Jeffrey Epstein and Ghislaine Maxwell paid for and stayed at lodge located on the campus of a teen summer camp.
Court records at Maxwell’s sex trafficking trial Wednesday detail Epstein’s ties to Interlochen.
An accuser says Epstein and Maxwell sexually abused her for years starting when she was 14 years old after first meeting her at the camp in 1994.
Jeffrey Epstein and Ghislaine Maxwell funded and visited a building on the campus of a prestigious Michigan-based performing arts summer camp and boarding school for teenagers, according to records shown at Maxwell’s sex-trafficking trial Wednesday.
The records showed that Maxwell and Epstein stayed at the lodge, called the Jeffrey Epstein Scholarship Lodge, at the Interlochen Center for the Arts outside Traverse City, Michigan, on at least one occasion. Interlochen is a sleepaway “band camp” for middle and high school students, as well as a boarding school.
On Wednesday, prosecutors sought to use the records and testimony from Daniel Besselsen, one of the center’s administrators, to bolster testimony from “Jane,” one of Maxwell’s and Epstein’s accusers who testified under a pseudonym. Jane began her testimony on Tuesday and completed it earlier on Wednesday afternoon.
She testified that Epstein and Maxwell approached her in the summer of 1994 when she was 14 years old and between music classes at the Interlochen camp. When Epstein found out Jane lived in Palm Beach, as he did, he asked for her mother’s phone number, she testified.
It was the beginning of a relationship where Epstein and Maxwell groomed her for sex and repeatedly sexually abused her for at least the next half-decade, Jane testified this week.
Prosecutors have accused Maxwell of sex trafficking girls with Epstein, sexually abusing them herself, and lying about her actions in a deposition. Maxwell has pleaded not guilty to the charges against her and denied all accusations of wrongdoing.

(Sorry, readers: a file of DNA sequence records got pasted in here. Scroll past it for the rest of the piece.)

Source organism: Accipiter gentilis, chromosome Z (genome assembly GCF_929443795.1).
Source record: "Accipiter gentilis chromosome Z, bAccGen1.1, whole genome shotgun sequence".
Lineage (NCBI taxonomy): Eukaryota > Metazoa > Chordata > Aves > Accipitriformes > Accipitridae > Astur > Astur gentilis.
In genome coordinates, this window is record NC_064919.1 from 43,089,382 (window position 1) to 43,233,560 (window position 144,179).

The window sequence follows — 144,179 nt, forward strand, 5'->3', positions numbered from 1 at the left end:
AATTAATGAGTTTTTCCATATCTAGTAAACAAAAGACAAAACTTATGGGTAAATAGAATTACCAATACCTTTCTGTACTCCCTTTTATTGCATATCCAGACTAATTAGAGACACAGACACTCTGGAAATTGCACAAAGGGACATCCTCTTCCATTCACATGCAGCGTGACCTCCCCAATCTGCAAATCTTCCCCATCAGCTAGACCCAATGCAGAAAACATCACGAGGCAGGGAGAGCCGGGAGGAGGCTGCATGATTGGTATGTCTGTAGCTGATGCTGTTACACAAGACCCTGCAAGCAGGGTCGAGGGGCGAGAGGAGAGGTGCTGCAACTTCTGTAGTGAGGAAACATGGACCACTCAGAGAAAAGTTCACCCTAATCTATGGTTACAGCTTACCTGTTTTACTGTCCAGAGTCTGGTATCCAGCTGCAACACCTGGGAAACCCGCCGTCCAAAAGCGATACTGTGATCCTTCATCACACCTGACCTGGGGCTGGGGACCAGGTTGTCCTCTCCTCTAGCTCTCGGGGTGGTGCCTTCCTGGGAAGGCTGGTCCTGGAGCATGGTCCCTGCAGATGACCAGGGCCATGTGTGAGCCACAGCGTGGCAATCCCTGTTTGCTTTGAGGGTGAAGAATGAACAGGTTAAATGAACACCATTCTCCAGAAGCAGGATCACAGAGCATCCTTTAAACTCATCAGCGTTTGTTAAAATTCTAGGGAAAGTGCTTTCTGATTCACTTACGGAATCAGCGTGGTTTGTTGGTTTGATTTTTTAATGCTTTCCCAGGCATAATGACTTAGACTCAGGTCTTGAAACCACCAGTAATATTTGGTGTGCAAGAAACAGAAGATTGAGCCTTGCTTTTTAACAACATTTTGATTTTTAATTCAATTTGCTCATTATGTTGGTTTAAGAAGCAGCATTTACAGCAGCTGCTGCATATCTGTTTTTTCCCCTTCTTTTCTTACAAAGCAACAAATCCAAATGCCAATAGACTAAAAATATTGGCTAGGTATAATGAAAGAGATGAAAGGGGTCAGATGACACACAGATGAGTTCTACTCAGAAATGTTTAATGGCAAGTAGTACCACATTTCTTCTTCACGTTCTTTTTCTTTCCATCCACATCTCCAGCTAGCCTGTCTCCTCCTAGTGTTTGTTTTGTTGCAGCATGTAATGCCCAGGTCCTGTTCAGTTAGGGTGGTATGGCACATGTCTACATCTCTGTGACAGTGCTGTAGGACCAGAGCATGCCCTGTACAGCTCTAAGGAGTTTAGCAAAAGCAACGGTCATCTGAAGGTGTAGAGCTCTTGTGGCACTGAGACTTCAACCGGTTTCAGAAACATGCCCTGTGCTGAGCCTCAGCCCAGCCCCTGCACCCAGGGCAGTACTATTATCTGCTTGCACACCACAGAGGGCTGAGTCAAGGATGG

Epstein and Maxwell jointly paid $200,000 to build the lodge, records show
On Wednesday, prosecutors presented exhibits that consisted of letters from administrators of the Interlochen Center for the Arts. They detailed how Epstein and Maxwell donated $200,000 for the rustic, two-bedroom building, and stayed there for a week in August of 1994.
The Jeffrey Epstein Scholarship Lodge — which was renamed to Green Lake Lodge in 2007, after Epstein was arrested on child pornography charges — was available for parents of students and other guests to rent out and spend time on the center’s campus.
Records shown in court also corroborated that Jane attended the camp in 1994, as well as over the next two summers. Jane testified that Epstein paid for her camp tuition in 1995 and 1996 when her family was in a difficult financial situation. Two of Jane’s brothers also attended Interlochen’s boarding school around that time, according to Besselsen’s testimony.
Epstein attended the camp himself in the 1960s, and associates have said he was passionate about classical music throughout his life.
A funding note previously obtained by The Daily Beast says the Epstein lodge was completed in 1994 and located near where “junior girls” lived.
In 2019, following sex-trafficking charges against Epstein, Interlochen’s president Trey Devey acknowledged Epstein’s connections to Interlochen. Devey said Interlochen had no record of Epstein visiting except for one stay in the year 2000, although the records shown at trial indicate he stayed there in 1994.
Lawrence Visoski, a pilot who flew Epstein’s private jets between 1991 and 2019, testified earlier in the trial that he flew Epstein on trips to Interlochen on several occasions.
Devey’s note acknowledging Epstein’s ties to Interlochen is no longer available on the organization’s website. According to an archived version of the note, Devey said Interlochen had “no record of any complaint raised against Mr. Epstein at Interlochen.”
An Interlochen representative didn’t immediately respond to Insider’s request for comment. Epstein killed himself in jail in August 2019 while awaiting trial on sex trafficking charges.
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